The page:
Pacific and ANZUS
Feb 19, 2016 | Briefing Book br>
Washington, D.C., February 19, 2016 – For the first time, the U.S. government has officially declassified the fact that the United States stored nuclear weapons on Okinawa during the Cold War. Although an open secret for decades, the subject has been controversial because Japan’s leaders and U.S. officials have consistently denied the presence of such weapons on Japanese territory. However welcome the release may be, its significance is somewhat tempered by the astonishing fact that U.S.
Feb 28, 2014 | Briefing Book br>
Washington, D.C., February 28, 2014 – Sixty years ago, on 1 March 1954 (28 February on this side of the International Dateline), on Bikini Atoll in the Marshall Islands, the U.S. government staged the largest nuclear test in American history. The BRAVO shot in the Castle thermonuclear test series had an explosive yield of 15 megatons, 1000 times that of the weapon that destroyed Hiroshima and nearly three times the 6 megatons that its planners expected.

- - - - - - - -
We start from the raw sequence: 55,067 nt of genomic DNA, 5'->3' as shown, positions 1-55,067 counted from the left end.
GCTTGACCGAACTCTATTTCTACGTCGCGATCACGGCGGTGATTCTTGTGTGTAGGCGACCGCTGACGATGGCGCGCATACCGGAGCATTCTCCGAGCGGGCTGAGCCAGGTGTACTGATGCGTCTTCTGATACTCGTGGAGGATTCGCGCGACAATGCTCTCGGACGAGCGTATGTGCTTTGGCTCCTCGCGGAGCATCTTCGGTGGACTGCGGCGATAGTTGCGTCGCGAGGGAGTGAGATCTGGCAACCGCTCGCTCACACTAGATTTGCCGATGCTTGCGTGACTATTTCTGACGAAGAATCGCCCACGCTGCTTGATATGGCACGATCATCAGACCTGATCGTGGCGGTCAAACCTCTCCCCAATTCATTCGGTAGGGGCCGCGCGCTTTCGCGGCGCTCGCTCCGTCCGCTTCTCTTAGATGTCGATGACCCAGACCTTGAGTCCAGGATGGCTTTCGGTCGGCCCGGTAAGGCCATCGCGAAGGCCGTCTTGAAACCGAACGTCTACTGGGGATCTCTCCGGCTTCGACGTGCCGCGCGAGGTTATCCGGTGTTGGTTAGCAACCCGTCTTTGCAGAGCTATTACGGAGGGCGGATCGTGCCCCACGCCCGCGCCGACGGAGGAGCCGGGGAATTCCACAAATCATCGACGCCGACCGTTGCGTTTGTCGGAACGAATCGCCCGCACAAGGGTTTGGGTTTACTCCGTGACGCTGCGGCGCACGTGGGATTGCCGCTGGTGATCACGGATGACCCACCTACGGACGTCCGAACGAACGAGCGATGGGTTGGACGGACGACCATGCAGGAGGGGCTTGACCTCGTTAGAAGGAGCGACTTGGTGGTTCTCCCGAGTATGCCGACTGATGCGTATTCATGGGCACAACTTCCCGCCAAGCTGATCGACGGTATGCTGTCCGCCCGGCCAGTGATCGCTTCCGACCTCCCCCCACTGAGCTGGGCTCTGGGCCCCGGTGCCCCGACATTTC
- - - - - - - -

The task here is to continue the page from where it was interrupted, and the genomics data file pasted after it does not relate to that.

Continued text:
East Timor truth commission finds U.S. "political and military support were fundamental to the Indonesian invasion and occupation"Jan 24, 2006 | Briefing Book br>
Washington, D.C., January 24, 2006 - The final report of East Timor's landmark Commission for Reception, Truth and Reconciliation (CAVR) has found that U.S. "political and military support were fundamental to the Indonesian invasion and occupation" of East Timor from 1975 to 1999, according to the "Responsibility" chapter of the report posted today on the Web by the National Security Archive, which assisted the Commission with extensive documentation.
Jul 9, 2004 | Briefing Book br>
Washington, D.C. - July 8, 2004 - "You should tell [Suharto] that we understand the problems they face in West Irian," national security adviser Henry Kissinger wrote President Nixon on the eve of Nixon's July 1969 visit to Indonesia. On the 35th anniversary of West Papua's so-called "Act of Free Choice" and Indonesia's first direct presidential elections, the National Security Archive posted recently declassified documents on U.S. policy deliberations leading to Indonesia's controversial 1969 annexation of the territory.
Dec 6, 2001 | Briefing Book br>
The New Evidence The Indonesian invasion of East Timor in December 1975 set the stage for the long, bloody, and disastrous occupation of the territory that ended only after an international peacekeeping force was introduced in 1999. President Bill Clinton cut off military aid to Indonesia in September 1999—reversing a longstanding policy of military cooperation—but questions persist about U.S. responsibility for the 1975 invasion; in particular, the degree to which Washington actually condoned or supported the bloody military offensive.